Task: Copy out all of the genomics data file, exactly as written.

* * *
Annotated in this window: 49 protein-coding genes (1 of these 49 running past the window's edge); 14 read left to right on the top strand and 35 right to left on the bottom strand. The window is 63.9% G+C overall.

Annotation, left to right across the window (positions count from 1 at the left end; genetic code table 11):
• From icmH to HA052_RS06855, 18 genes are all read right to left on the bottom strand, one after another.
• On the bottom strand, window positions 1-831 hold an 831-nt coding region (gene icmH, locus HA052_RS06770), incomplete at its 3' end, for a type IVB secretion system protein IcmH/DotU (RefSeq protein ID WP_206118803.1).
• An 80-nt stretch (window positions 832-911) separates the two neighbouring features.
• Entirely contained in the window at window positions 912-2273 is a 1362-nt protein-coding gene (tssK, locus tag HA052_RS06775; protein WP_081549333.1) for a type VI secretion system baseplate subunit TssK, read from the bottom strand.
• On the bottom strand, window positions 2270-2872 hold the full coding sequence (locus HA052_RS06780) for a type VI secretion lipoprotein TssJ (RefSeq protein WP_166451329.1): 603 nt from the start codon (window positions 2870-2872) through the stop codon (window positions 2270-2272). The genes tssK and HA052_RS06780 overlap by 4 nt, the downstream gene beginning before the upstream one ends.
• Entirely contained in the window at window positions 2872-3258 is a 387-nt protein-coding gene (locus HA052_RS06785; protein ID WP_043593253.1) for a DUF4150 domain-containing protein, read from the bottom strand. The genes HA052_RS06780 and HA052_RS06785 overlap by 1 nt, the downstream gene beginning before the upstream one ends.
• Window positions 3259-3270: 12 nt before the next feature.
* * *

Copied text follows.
Annotated in this window: 49 protein-coding genes (1 of these 49 running past the window's edge); 14 read left to right on the top strand and 35 right to left on the bottom strand. The window is 63.9% G+C overall.

Annotation, left to right across the window (positions count from 1 at the left end; genetic code table 11):
• From icmH to HA052_RS06855, 18 genes are all read right to left on the bottom strand, one after another.
• On the bottom strand, window positions 1-831 hold an 831-nt coding region (gene icmH, locus HA052_RS06770), incomplete at its 3' end, for a type IVB secretion system protein IcmH/DotU (RefSeq protein ID WP_206118803.1).
• An 80-nt stretch (window positions 832-911) separates the two neighbouring features.
• Entirely contained in the window at window positions 912-2273 is a 1362-nt protein-coding gene (tssK, locus tag HA052_RS06775; protein WP_081549333.1) for a type VI secretion system baseplate subunit TssK, read from the bottom strand.
• On the bottom strand, window positions 2270-2872 hold the full coding sequence (locus HA052_RS06780) for a type VI secretion lipoprotein TssJ (RefSeq protein WP_166451329.1): 603 nt from the start codon (window positions 2870-2872) through the stop codon (window positions 2270-2272). The genes tssK and HA052_RS06780 overlap by 4 nt, the downstream gene beginning before the upstream one ends.
• Entirely contained in the window at window positions 2872-3258 is a 387-nt protein-coding gene (locus HA052_RS06785; protein ID WP_043593253.1) for a DUF4150 domain-containing protein, read from the bottom strand. The genes HA052_RS06780 and HA052_RS06785 overlap by 1 nt, the downstream gene beginning before the upstream one ends.
• Window positions 3259-3270: 12 nt before the next feature.